Advice on learning notes and becoming fluent

Classical Guitar technique: studies, scales, arpeggios, theory
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mac1012

Advice on learning notes and becoming fluent

Post by mac1012 » Sat Aug 13, 2016 9:29 am

Hi I am just looking for some advice on my progress and learning note positions.

I think taking into account time spent away with work etc I have probably been learning about three weeks.

I am enjoying learning the classical guitar and I am making some progress , at the moment I am learning the C scale in first position and a basic version of green sleeves which I f I played on my flute would probably take me ten minutes to learn.

I am finding myself pausing as my brain processes where my left and right hand fingers go next , I experienced this when I learned piano but find it hard going at times on CG , I can play the C scale up and down fairly fluently its more when I am sight reading and going to different notes in a piece of music that I start pausing and sometimes have to work out where my left fingers go and have to "set" my fingers.

Is this common when you start learning and hopefully get more fluent and better at sight reading as time goes on ?

many thanks Mark.

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Stephen Kenyon
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Re: Advice on learning notes and becoming fluent

Post by Stephen Kenyon » Sat Aug 13, 2016 10:48 am

Hi Mark. Three weeks! - may be an eternity in politics, but next to nothing in terms of instrument learning.

My guess is that precisely because you already have experience reading on flute and piano, this is colouring your expectations for guitar. You have the advantage that you know the treble clef well already, but my experience is that often good readers of other instruments take longer than they expect to 'get' how it works on guitar, not least because unlike piano at least, its not exactly a linear, logical instrument.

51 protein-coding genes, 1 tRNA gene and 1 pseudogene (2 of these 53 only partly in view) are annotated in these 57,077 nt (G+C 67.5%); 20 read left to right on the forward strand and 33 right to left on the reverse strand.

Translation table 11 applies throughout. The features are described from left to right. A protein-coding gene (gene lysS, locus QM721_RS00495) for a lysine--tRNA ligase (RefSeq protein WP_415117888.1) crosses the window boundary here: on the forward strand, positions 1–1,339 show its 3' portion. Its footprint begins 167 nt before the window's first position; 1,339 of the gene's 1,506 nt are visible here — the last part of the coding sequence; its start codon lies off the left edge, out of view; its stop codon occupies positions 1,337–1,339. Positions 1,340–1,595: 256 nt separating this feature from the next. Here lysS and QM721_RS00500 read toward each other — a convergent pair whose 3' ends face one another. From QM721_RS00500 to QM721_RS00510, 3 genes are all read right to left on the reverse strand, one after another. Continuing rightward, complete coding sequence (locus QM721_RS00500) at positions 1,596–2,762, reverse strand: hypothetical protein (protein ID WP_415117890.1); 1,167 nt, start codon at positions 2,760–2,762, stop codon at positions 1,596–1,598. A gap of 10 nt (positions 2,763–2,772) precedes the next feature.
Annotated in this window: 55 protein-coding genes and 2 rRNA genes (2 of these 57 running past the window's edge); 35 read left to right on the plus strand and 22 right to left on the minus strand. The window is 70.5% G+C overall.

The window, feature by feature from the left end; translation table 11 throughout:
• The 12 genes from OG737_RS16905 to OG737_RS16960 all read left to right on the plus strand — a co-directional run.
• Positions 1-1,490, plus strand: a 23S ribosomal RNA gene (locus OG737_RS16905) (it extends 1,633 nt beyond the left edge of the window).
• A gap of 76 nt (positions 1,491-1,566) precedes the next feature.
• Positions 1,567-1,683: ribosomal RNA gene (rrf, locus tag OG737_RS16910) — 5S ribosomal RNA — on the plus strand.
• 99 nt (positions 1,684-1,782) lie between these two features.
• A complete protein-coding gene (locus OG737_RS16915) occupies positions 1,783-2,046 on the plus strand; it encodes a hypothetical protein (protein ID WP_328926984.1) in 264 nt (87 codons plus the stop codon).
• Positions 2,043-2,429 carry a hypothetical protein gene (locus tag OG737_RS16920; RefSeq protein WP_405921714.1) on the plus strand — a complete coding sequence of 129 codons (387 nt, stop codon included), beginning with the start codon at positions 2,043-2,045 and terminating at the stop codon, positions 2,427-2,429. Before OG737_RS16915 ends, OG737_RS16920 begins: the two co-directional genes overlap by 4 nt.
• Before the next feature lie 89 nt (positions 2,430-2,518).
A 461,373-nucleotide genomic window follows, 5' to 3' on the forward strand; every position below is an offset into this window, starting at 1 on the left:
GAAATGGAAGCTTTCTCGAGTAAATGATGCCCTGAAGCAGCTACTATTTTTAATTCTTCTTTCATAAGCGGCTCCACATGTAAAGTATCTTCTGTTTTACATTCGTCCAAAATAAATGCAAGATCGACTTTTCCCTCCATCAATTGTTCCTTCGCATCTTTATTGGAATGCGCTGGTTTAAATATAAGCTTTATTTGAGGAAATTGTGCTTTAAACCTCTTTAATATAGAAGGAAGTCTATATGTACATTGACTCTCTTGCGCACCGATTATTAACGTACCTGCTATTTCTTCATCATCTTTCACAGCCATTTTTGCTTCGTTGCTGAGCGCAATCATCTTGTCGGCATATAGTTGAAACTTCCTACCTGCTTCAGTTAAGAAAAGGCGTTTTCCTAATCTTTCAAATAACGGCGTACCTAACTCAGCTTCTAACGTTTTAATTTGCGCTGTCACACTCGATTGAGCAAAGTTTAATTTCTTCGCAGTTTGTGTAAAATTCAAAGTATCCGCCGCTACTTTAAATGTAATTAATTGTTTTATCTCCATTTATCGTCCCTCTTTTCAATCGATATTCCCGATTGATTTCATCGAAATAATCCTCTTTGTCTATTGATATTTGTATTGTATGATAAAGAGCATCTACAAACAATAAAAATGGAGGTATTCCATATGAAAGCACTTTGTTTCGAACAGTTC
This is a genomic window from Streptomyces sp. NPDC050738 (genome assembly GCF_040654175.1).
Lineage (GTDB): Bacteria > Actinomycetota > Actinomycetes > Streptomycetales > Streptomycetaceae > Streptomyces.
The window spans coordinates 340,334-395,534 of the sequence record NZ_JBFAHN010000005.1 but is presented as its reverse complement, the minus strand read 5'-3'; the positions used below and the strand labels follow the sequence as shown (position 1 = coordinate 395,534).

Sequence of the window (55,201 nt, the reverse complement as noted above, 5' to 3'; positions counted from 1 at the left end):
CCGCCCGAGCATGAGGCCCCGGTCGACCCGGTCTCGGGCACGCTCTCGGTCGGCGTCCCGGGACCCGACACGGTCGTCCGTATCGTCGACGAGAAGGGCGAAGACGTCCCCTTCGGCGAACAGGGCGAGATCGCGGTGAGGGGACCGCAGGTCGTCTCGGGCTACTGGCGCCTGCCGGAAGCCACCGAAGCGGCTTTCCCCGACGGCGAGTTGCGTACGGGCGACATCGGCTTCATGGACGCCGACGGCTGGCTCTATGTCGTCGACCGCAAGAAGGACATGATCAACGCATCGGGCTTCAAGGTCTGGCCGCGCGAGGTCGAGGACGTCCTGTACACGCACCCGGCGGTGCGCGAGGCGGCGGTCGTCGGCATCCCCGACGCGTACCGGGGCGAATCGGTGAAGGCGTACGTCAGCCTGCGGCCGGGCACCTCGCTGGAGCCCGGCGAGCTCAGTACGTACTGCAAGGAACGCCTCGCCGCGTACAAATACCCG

As an adult, you have the advantage of being reflective of your own mental processes, so I suggest you integrate your experience, your expectations, and put them into a perspective. In short, yes what you are experiencing is very normal, the weird features of the guitar will start to seem logical in time.
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mac1012

Re: Advice on learning notes and becoming fluent

Post by mac1012 » Sat Aug 13, 2016 10:59 am

Thanks for reply Stephen , what you say is correct as the guitar does seem a bit all over the place lol , although with the C and G scales I have been learning there does seem to be a kind of pattern. I think its not so much knowing where the notes are its more that my left hand fingers sometimes don't always hit the right string as I sometimes have to feel my way so to speak. I know where the note is in my mind its just my fingers don't hit the spot smoothly but hopefully in time my accuracy will improve !!

I hope I am not trying to make the flute sound easy lol , note location for flute is fairly straight forward but getting a good tone playing scales across the three octaves and relying on the shape of your mouth and air speed for the changing registers and having the flute balanced in your hands with the mouth piece held to your lips at a precise location and having no visual marker to know where the mouth piece is that's where the difficulty lies !! but having thought about it when I first started flute carrying out all the above i have just mentioned was really difficult whereas now it seems second nature.
Last edited by mac1012 on Sat Aug 13, 2016 11:10 am, edited 1 time in total.

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Stephen Kenyon